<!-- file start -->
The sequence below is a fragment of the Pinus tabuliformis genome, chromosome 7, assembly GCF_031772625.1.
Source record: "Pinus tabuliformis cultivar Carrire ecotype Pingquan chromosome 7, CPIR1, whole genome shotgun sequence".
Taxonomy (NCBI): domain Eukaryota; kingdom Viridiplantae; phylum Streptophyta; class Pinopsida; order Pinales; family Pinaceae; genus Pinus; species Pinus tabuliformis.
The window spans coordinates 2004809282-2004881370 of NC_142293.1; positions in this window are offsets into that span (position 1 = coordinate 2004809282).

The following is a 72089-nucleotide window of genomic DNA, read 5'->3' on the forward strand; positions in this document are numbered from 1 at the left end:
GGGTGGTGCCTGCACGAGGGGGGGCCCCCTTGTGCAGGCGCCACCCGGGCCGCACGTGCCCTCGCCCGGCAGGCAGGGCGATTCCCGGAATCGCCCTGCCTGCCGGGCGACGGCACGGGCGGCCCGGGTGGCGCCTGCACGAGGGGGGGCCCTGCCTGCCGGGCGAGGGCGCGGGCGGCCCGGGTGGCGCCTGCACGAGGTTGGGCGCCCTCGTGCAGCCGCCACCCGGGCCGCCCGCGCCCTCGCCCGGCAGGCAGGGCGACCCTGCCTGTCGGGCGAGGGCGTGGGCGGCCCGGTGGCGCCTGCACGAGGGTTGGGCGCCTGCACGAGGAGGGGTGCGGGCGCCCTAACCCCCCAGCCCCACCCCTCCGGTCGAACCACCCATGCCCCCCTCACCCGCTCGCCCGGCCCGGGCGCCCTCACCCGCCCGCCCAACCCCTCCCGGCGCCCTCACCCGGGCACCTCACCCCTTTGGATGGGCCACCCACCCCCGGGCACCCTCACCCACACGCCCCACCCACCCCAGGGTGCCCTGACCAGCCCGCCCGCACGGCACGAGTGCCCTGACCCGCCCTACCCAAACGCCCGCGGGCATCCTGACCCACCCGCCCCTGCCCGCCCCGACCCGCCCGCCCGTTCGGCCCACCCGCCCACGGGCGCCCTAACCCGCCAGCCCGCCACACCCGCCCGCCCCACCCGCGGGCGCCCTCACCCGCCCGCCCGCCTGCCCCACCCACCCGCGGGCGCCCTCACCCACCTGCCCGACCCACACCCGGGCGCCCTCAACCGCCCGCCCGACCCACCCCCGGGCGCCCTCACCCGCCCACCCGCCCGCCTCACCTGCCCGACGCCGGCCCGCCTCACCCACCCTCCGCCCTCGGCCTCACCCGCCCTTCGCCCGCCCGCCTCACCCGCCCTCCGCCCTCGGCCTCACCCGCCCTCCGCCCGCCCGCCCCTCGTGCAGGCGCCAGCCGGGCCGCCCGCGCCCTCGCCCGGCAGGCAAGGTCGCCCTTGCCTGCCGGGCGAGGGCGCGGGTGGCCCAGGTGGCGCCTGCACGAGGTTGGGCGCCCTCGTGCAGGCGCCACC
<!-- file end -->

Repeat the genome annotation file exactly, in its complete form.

The sequence below is a fragment of the Pinus tabuliformis genome, chromosome 7, assembly GCF_031772625.1.
Source record: "Pinus tabuliformis cultivar Carrire ecotype Pingquan chromosome 7, CPIR1, whole genome shotgun sequence".
Taxonomy (NCBI): domain Eukaryota; kingdom Viridiplantae; phylum Streptophyta; class Pinopsida; order Pinales; family Pinaceae; genus Pinus; species Pinus tabuliformis.
The window spans coordinates 2004809282-2004881370 of NC_142293.1; positions in this window are offsets into that span (position 1 = coordinate 2004809282).

The following is a 72089-nucleotide window of genomic DNA, read 5'->3' on the forward strand; positions in this document are numbered from 1 at the left end:
GGGTGGTGCCTGCACGAGGGGGGGCCCCCTTGTGCAGGCGCCACCCGGGCCGCACGTGCCCTCGCCCGGCAGGCAGGGCGATTCCCGGAATCGCCCTGCCTGCCGGGCGACGGCACGGGCGGCCCGGGTGGCGCCTGCACGAGGGGGGGCCCTGCCTGCCGGGCGAGGGCGCGGGCGGCCCGGGTGGCGCCTGCACGAGGTTGGGCGCCCTCGTGCAGCCGCCACCCGGGCCGCCCGCGCCCTCGCCCGGCAGGCAGGGCGACCCTGCCTGTCGGGCGAGGGCGTGGGCGGCCCGGTGGCGCCTGCACGAGGGTTGGGCGCCTGCACGAGGAGGGGTGCGGGCGCCCTAACCCCCCAGCCCCACCCCTCCGGTCGAACCACCCATGCCCCCCTCACCCGCTCGCCCGGCCCGGGCGCCCTCACCCGCCCGCCCAACCCCTCCCGGCGCCCTCACCCGGGCACCTCACCCCTTTGGATGGGCCACCCACCCCCGGGCACCCTCACCCACACGCCCCACCCACCCCAGGGTGCCCTGACCAGCCCGCCCGCACGGCACGAGTGCCCTGACCCGCCCTACCCAAACGCCCGCGGGCATCCTGACCCACCCGCCCCTGCCCGCCCCGACCCGCCCGCCCGTTCGGCCCACCCGCCCACGGGCGCCCTAACCCGCCAGCCCGCCACACCCGCCCGCCCCACCCGCGGGCGCCCTCACCCGCCCGCCCGCCTGCCCCACCCACCCGCGGGCGCCCTCACCCACCTGCCCGACCCACACCCGGGCGCCCTCAACCGCCCGCCCGACCCACCCCCGGGCGCCCTCACCCGCCCACCCGCCCGCCTCACCTGCCCGACGCCGGCCCGCCTCACCCACCCTCCGCCCTCGGCCTCACCCGCCCTTCGCCCGCCCGCCTCACCCGCCCTCCGCCCTCGGCCTCACCCGCCCTCCGCCCGCCCGCCCCTCGTGCAGGCGCCAGCCGGGCCGCCCGCGCCCTCGCCCGGCAGGCAAGGTCGCCCTTGCCTGCCGGGCGAGGGCGCGGGTGGCCCAGGTGGCGCCTGCACGAGGTTGGGCGCCCTCGTGCAGGCGCCACC